Hunting for higher yields in a low-rate environment, banks plan to increase investment in mortgage-backed securities this year, a survey of 25 of the largest banks found.

The survey, conducted by Lehman Brothers, also found that the prospect of market-value accounting and an increase in loan demand were changing bank investment patterns.

Shorter Maturities Chosen

Bankers are opting for adjustable-or fixed-rate mortgage securities with maturities of five years or less. More than three-quarters of the banks said they were gradually shifting to securities less sensitive to changes in interest rates.

"Regulation changes and an expectation that loan demand may soon increase have substantially shifted bank investment strategies toward shorter duration securities," said Evy Adamidou, vice president and portfolio strategist at Lehman Brothers.

By planning to shorten the maturities of their investments, banks are responding in part to the Securities and Exchanges Commission's moves, on its own or through the Financial Accounting Standards Board, to institute mark-to-market accounting for investment securities, according to the survey.

Prices of short-term securities are less volatile than long-term fixed-rate investments.

Top Banks in Survey

The report also separately analyzed securities trading at half of the 100 largest U.S. banks. It found that one out of six banks traded 80% or more of their in-portfolios in 1991. Just 6% of the banks turned over their portfolios this aggressively in 1990.

For much of this year and all of last year, weak loan demand caused banks to invest heavily in medium-term U.S. government securities. But wide yield spreads between mortgage securities and Treasuries have led to a rethinking of strategies.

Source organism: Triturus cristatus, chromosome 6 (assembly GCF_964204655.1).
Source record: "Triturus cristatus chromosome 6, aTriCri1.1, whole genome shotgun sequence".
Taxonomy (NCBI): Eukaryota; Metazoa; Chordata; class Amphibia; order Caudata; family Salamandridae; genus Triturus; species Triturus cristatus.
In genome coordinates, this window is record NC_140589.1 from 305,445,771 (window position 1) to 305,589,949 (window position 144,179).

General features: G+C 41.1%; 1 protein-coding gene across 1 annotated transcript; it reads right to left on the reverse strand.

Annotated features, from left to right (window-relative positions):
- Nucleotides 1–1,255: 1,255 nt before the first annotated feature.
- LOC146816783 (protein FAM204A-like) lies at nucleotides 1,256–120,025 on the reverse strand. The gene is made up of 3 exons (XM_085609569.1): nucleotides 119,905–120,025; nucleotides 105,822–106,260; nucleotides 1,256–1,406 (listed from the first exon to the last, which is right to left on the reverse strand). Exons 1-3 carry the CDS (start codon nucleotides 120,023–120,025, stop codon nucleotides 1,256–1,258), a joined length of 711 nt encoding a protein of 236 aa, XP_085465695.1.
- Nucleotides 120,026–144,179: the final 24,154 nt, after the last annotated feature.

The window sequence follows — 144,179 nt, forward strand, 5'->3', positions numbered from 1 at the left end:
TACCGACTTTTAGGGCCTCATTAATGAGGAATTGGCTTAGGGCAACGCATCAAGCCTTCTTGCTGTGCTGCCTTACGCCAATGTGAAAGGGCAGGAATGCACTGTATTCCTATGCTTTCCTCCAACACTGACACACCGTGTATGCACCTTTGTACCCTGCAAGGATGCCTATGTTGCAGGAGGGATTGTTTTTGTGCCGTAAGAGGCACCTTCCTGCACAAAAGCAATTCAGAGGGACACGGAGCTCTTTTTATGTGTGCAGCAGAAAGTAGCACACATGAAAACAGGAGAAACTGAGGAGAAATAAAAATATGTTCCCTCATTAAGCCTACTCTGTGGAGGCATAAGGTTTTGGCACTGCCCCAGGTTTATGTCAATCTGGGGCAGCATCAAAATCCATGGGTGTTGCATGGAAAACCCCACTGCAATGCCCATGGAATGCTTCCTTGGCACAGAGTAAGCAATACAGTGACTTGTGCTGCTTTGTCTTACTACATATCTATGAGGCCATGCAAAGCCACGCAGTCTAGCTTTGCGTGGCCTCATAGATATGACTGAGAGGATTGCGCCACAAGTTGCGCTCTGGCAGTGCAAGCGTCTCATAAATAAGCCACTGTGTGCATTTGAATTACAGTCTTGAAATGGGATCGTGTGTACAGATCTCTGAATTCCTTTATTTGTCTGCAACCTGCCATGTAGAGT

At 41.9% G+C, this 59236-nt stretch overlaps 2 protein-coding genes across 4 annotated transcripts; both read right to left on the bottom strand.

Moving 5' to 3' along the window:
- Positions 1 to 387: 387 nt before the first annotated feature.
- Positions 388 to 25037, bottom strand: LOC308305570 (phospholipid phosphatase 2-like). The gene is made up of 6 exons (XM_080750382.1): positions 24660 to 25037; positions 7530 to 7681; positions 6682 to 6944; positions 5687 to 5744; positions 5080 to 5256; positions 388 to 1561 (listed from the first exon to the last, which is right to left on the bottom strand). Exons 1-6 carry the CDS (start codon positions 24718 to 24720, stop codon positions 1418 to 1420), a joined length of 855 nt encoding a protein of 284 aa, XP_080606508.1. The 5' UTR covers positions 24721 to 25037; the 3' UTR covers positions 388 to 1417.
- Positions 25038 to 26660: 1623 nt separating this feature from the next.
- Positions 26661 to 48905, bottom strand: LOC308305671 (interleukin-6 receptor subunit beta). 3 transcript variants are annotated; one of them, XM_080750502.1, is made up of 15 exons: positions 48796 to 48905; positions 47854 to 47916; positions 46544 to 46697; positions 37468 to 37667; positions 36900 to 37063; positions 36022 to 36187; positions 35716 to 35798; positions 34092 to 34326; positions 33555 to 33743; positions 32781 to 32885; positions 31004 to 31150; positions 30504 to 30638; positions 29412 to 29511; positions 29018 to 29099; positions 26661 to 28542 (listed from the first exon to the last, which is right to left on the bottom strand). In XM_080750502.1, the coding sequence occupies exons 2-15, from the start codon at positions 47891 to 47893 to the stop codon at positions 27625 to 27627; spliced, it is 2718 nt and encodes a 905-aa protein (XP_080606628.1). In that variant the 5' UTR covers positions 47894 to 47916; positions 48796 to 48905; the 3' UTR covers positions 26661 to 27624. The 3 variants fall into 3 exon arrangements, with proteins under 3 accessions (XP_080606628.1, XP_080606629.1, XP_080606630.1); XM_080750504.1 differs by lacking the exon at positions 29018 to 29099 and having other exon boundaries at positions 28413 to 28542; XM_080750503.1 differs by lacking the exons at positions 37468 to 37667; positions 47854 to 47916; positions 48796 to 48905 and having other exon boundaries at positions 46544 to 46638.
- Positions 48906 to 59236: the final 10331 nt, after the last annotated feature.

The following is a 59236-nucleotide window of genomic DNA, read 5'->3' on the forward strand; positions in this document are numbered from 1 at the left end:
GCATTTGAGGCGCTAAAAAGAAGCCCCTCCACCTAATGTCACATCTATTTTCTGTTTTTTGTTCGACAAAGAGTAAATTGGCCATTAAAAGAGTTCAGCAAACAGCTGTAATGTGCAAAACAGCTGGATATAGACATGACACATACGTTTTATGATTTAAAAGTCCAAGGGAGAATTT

The yield on a five-year collateralized mortgage obligation is about one percentage point higher than that of a Treasury security of the same maturity.

About 60% of the 25 banks surveyed said they planned to increase holdings of mortgage-backed securities holdings this year, while one-third said they may raise Treasury investments.

To be sure, increased investment in mortgage securities brings prepayment risk. Mortgage refinancings, usually heavy when interest declines, cause issuers to pay the principal on mortgage securities ahead of schedule. This means an investor may have to reinvest the principal at a lower interest rate.

In the second quarter, for instance, Norwest Corp.'s net interest margin declined by 4 basis points to 5.36%, partly because of prepayments on mortgage-backed securities.

Bank appetite for all types of securities will remain strong in the second half. About 65% plan to increase securities investments this year, while 30% expect holdings to remain stable.

In addition, banks with healthy risk-based capital ratios said they would take on more credit risk by raising investments in nonagency mortgage-backed securities. These bonds do not have repayment guarantees from triple-A-rated U.S. government agencies such as the Federal National Mortgage Association.

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